NEW YORK CITY (WABC) -- The coronavirus has changed the way eateries do business, and one New York City restaurateur is reimagining the future of his business as the COVID-19 pandemic wanes.
And moving forward, how customers do things inside the Brooklyn Dumpling Shop on the Lower East Side will resemble a 21st Century take on the automat.
A touchless kiosk and food in lockers mean diners will have little -- if any -- contact with people.
Owner Stratis Morfogen said he's doing everything in his power there and at Brooklyn Chop House to make sure COVID-19 stays away.
"It's not fair to health care workers when we start getting sick that they have to then take care of us because we were negligent or a little irresponsible," he said.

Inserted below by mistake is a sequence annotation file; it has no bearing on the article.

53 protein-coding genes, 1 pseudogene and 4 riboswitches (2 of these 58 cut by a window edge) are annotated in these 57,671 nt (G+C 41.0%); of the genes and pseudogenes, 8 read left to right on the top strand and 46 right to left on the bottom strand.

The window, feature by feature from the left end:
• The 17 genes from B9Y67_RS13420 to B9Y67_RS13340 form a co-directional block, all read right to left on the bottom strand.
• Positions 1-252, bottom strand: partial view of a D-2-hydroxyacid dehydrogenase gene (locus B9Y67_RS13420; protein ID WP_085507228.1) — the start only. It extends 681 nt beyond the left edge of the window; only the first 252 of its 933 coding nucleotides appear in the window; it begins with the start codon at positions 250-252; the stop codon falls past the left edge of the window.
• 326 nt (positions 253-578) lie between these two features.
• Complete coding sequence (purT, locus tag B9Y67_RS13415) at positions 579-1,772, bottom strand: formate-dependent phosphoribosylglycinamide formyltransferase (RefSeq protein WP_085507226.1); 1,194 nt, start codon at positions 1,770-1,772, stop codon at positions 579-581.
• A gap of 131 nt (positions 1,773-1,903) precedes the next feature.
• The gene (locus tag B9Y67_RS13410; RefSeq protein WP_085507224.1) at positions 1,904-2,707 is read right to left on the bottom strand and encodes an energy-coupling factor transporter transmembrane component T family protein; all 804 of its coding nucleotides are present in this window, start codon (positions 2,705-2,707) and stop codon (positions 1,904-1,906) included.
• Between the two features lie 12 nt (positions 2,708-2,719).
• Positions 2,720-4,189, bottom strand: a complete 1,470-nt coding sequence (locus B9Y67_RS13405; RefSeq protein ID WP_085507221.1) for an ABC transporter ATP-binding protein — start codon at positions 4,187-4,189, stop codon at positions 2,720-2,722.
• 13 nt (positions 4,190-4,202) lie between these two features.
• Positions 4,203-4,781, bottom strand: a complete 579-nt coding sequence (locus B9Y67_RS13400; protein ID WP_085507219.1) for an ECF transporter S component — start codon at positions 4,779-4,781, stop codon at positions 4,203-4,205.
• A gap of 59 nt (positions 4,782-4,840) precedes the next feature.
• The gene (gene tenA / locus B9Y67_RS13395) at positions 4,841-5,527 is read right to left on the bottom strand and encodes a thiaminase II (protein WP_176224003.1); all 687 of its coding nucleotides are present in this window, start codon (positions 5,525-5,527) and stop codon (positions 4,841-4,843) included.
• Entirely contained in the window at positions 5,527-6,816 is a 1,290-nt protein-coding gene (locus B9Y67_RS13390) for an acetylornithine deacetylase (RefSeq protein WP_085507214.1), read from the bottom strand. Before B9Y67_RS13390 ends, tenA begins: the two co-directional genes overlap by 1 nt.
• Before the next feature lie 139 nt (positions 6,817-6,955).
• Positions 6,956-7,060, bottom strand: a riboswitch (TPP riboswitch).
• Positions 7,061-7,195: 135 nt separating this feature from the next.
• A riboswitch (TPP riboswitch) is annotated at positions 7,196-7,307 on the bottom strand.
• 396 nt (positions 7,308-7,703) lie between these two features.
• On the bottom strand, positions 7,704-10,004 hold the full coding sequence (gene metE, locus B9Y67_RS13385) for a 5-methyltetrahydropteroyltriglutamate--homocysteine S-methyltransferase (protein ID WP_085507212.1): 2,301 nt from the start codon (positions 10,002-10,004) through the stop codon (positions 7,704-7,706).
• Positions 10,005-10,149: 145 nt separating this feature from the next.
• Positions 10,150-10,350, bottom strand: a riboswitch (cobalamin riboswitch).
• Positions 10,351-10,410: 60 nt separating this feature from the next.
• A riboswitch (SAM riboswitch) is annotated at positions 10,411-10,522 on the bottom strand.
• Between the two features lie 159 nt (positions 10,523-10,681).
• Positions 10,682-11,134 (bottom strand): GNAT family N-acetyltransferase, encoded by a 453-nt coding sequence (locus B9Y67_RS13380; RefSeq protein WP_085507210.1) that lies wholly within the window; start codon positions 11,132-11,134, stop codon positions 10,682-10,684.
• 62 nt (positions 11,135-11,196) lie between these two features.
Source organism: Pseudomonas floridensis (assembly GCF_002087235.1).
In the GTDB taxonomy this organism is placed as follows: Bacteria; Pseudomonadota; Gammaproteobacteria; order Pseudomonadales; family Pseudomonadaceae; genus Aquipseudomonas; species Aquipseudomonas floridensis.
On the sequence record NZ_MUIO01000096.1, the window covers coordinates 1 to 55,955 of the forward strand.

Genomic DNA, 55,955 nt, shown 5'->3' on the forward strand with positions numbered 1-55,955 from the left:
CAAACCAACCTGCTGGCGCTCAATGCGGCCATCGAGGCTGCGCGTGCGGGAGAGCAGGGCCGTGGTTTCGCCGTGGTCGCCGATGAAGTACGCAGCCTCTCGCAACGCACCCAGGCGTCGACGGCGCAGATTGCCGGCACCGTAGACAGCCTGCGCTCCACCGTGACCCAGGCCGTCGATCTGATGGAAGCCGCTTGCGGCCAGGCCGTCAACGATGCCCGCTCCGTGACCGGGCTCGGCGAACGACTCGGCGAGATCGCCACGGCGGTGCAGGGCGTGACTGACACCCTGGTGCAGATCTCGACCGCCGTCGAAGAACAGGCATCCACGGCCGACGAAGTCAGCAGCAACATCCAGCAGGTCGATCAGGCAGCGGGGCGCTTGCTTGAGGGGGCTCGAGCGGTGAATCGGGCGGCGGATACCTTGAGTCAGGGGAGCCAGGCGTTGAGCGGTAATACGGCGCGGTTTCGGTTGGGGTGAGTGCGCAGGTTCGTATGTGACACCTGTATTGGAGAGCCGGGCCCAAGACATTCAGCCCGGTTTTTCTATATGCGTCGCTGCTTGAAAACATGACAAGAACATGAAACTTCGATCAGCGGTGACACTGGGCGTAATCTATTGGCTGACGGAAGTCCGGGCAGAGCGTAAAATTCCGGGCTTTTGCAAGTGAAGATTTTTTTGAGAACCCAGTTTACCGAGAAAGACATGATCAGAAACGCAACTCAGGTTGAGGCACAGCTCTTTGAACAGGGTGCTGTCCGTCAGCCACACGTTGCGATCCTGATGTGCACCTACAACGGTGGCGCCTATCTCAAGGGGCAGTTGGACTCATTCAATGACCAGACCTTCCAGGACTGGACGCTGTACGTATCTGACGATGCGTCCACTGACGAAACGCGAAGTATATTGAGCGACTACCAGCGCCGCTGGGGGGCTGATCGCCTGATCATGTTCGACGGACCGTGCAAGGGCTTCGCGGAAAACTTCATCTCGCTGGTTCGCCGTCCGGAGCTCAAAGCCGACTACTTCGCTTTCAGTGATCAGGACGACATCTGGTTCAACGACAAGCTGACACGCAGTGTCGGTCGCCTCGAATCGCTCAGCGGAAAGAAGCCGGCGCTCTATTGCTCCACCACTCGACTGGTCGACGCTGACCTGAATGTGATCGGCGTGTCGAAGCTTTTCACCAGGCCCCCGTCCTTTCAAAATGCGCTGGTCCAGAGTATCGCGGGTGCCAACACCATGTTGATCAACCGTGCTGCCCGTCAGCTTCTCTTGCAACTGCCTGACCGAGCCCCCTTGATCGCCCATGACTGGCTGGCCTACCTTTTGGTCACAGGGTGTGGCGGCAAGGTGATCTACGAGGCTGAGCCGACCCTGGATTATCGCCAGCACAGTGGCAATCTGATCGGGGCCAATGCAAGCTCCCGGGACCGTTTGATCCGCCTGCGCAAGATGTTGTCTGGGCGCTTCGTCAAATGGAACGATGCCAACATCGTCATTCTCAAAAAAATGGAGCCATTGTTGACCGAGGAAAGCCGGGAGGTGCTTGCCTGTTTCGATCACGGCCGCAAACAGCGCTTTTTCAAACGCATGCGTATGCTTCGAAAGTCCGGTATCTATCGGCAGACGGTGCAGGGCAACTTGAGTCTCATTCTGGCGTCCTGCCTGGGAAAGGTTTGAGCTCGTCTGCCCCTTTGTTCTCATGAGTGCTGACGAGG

The changes are striking, with roughly 7-foot-tall partitions separating tables and staff wearing face shields.
"This is going to be the new place setting," Morfogen said. "Everything is going to be Saran wrapped."
Strips will indicate whether a table has been disinfected, and customers will walk through thermoscanners at the front door.
"If you're over 99.7 (degrees), a red light goes on," Morfogen said. "And then we have a wall unit where you put your wrist up against the wall."
It reads your temperature a second time.
Morfogen believes the plan the city is putting together doesn't go far enough, and so he's sharing his ideas with competitors.
"If they take these precautions and save one person, then it's better than money," he said.
Looking ahead, Morfogen says that even when a COVID-19 vaccine is developed, he'll still keep some of the safety measure in place at Brooklyn Chop House.
"I want people's level of anxiety to drop when they walk in, want them to actually enjoy a meal," he said.
It's more proof that the old school way of thinking, of how we went out to eat, is gone.